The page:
Unless we believe those holding us to account are interested in accuracy rather than simply having their preferences met, we tend to become fearful, dishonest and risk averse. If those in authority – whether it’s school leaders or Ofsted – pre-define what good looks like and hold us to account for meeting a set of standards, we will give the appearance of meeting those standards. This results in two equally undesirable outcomes:

  1. Compliance – some people will just do whatever they are told to do. Some will do it well, others will struggle. They will assume managers know best and try hard to please them.
  2. Pretence – some people will feel they know better and assume managers are foolish or corrupt. They will sometimes give the appearance of playing the game, but will, as far as possible, ignore the accountability process.

Some of those who are successfully compliant will feel pretty good about being able to meet inspectors’ demands but everyone else will experience a combination of guilt, fear and anger. None of these emotions are particularly useful for improving teaching. The bitterest irony though is that even when these accountability systems appear to be successful they promote a lack of curiosity and blind adherence to a set of partially understood principles. We lose the ability to make considered professional judgments and embark on Cargo Cult teaching – following the forms and structures of instruction but without understanding the underpinning theory or science.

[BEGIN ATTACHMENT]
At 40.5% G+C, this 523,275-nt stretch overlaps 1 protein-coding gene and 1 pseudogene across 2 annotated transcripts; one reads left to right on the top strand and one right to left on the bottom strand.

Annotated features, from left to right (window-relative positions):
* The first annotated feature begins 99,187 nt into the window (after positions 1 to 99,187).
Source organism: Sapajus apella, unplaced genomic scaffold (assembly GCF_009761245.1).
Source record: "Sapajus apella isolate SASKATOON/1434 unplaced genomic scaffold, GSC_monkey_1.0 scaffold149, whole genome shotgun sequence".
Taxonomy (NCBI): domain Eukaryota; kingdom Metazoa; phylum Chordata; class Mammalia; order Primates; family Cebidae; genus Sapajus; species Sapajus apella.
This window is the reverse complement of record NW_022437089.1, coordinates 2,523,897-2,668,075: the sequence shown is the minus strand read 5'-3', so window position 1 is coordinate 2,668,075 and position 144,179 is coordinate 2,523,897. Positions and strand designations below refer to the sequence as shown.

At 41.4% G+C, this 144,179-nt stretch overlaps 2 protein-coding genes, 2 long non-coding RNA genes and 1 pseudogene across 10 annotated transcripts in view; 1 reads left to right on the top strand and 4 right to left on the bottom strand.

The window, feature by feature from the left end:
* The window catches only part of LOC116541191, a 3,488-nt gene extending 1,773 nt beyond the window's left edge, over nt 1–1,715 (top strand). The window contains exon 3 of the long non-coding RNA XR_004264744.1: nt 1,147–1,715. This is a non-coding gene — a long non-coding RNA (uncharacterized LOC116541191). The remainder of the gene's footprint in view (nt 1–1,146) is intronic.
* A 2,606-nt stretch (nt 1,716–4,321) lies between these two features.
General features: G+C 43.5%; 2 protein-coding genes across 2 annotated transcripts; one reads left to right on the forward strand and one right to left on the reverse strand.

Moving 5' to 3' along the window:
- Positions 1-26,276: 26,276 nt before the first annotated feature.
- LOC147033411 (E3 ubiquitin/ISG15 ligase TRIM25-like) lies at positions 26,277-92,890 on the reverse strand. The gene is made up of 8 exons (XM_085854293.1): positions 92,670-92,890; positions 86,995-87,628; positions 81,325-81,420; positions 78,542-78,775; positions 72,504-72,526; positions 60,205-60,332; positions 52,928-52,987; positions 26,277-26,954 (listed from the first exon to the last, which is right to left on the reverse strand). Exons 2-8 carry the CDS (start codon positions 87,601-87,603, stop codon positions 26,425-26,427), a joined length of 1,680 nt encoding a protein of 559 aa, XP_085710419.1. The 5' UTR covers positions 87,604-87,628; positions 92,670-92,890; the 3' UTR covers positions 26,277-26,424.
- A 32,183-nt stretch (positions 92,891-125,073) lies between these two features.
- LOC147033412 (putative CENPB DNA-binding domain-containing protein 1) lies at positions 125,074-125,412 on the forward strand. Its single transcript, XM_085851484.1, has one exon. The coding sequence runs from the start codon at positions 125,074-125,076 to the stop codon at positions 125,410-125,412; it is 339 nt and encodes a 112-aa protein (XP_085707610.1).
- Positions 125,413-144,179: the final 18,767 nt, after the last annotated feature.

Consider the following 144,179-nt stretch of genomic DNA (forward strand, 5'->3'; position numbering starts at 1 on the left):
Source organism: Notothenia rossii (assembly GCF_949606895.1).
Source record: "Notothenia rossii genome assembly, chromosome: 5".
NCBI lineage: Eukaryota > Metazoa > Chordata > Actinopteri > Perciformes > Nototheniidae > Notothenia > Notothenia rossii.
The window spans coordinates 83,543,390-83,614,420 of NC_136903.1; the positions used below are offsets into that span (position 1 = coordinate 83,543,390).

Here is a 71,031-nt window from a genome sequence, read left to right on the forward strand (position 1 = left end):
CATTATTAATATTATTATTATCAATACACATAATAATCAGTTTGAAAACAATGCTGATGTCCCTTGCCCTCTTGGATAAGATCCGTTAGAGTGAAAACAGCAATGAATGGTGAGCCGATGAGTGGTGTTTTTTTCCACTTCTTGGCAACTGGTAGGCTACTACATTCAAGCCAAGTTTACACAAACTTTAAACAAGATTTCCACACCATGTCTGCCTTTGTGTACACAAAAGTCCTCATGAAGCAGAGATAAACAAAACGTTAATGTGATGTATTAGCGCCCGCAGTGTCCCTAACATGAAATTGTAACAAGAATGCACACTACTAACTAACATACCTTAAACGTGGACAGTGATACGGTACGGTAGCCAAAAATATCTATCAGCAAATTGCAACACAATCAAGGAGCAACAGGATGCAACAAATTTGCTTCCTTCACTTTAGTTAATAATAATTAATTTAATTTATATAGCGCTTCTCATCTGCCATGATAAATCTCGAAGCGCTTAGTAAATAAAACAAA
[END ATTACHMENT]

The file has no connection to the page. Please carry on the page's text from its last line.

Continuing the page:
And that’s the crux of it – teachers should be encouraged to be professionally sceptical and to ask “Why?” If inspectors want lesson observation to help them calibrate the effectiveness of a school they must resist the temptation to think they know best and to instead ask teachers and school leaders why they are doing what they’re doing. And then listen.

Each of the proposed lesson observation frameworks considered in the new report share the same basic weakness: using any kind of generic observation check list is “not even wrong.” Even if you have iron clad evidence that you’re looking for the right things, you’re missing the point. The point is this: how teachers teach is only the tip of a very large iceberg; the question of real importance is whether how they’re teaching is matched to what they’re teaching. If we’re genuinely interested in improving the system then we need to stop messing about at the point of pedagogy and focus on the quality of the curriculum. It’s not that how teachers teach is irrelevant, it’s just that what they teach is both more important and this importance is less well understood.

Ofsted inspectors should definitely observe what goes on in lessons, but equally, they should resist the temptation to judge.